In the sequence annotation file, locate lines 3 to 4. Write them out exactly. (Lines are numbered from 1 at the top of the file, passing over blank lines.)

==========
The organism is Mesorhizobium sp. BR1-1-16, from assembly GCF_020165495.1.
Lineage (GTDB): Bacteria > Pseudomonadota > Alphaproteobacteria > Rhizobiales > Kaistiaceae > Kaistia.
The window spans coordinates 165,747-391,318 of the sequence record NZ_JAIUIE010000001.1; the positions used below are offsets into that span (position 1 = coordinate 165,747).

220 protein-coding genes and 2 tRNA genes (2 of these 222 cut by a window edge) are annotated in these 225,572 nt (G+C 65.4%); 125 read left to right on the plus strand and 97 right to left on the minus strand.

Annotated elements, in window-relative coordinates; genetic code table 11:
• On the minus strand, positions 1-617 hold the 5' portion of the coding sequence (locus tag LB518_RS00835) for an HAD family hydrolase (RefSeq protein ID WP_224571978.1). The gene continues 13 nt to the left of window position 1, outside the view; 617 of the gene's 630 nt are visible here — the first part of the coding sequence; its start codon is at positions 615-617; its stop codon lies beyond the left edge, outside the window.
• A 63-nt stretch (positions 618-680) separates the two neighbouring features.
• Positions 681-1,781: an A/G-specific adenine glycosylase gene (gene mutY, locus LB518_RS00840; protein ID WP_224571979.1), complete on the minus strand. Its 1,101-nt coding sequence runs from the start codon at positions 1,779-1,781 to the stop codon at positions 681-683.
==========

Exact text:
The window spans coordinates 165,747-391,318 of the sequence record NZ_JAIUIE010000001.1; the positions used below are offsets into that span (position 1 = coordinate 165,747).

220 protein-coding genes and 2 tRNA genes (2 of these 222 cut by a window edge) are annotated in these 225,572 nt (G+C 65.4%); 125 read left to right on the plus strand and 97 right to left on the minus strand.